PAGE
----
Samuel English Anthony:

On Feb. 14, a Google self-driving car attempted to pass a municipal bus in Mountain View, California. The bus did not behave as the autonomous car predicted, and the self-driving car crashed into it while attempting to move back into its lane. The Google car was traveling at the stately speed of 2 mph, and there were no injuries. Google released a statement accepting fault and announcing that it was tweaking its software to avoid this type of collision in the future.
 There is good reason to believe, though, that tweaks to the software might not be enough. What led the Google car astray was the inability to correctly guess out what the bus driver was thinking and then react to it. Google said in its statement:
 Our test driver, who had been watching the bus in the mirror, also expected the bus to slow or stop. And we can imagine the bus driver assumed we were going to stay put. Unfortunately, all these assumptions led us to the same spot in the lane at the same time. This type of misunderstanding happens between human drivers on the road every day.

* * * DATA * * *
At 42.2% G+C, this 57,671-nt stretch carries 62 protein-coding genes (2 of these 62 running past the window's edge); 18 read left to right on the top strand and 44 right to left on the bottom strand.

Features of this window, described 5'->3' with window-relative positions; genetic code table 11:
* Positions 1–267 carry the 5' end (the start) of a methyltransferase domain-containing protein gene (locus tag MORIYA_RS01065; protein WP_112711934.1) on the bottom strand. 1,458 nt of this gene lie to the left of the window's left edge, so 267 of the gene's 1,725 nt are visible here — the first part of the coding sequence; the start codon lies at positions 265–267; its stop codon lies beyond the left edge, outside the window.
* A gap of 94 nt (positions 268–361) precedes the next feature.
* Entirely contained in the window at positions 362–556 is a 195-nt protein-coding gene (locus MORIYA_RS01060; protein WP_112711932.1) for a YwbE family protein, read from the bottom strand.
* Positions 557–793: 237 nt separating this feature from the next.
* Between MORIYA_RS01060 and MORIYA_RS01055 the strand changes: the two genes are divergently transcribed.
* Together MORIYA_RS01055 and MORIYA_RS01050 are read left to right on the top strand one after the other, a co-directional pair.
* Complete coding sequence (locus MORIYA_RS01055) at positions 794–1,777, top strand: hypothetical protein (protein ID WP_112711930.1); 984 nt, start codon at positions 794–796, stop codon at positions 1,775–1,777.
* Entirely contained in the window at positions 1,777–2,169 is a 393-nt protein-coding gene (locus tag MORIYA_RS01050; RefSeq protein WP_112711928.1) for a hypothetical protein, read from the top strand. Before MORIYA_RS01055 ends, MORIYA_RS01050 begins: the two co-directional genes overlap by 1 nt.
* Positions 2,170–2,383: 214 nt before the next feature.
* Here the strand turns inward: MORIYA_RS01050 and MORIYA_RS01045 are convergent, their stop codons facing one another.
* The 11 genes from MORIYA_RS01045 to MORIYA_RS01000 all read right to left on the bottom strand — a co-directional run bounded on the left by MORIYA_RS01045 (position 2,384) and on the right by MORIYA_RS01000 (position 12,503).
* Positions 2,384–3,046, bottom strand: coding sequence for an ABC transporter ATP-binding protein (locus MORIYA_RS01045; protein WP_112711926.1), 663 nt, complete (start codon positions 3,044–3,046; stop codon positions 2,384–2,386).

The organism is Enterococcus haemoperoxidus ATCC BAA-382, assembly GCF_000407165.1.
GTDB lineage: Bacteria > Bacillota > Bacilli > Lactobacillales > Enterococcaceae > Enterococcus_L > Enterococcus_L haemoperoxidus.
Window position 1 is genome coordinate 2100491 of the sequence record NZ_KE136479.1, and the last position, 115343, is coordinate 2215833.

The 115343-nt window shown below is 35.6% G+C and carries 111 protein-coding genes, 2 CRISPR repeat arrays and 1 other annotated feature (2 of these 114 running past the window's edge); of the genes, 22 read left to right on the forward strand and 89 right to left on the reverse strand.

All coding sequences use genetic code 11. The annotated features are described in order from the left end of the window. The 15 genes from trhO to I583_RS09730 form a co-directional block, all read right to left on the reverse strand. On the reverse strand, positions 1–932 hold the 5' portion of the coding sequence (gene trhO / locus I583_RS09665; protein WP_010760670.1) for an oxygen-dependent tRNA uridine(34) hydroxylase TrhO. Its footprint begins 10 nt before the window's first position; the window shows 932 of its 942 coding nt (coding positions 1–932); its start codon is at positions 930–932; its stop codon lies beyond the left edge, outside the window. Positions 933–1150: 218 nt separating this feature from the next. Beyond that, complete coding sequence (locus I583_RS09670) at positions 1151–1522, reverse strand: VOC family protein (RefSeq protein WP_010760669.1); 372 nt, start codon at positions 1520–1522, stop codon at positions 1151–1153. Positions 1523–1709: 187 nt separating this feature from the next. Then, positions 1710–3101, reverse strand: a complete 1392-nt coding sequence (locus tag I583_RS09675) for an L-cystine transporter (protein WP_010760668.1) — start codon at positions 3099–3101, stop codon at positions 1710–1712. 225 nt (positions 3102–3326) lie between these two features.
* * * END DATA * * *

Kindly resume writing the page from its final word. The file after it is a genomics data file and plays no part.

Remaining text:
Yes, people sometimes misunderstand one another’s intentions on the road. Still, people have an intuitive fluency with this kind of social negotiation. Self-driving cars lack that fluency, and achieving it will be incredibly difficult.
 For the past five years, my collaborators and I in the Vision Sciences Lab at Harvard University have been exploring the differences in capabilities between people and today’s best AIs. My studies have focused on simple tasks, like detecting a face in a still image, where AIs have become reasonably skilled. But I have become increasingly unsettled by the implications of our research for very challenging AI tasks. I am especially concerned by the implications for the extremely challenging task of driving a car. Self-driving cars have enormous promise. The improvements to traffic, safety, and the mobility of the elderly could be dramatic. But no matter how capable the AI, humans just behave differently.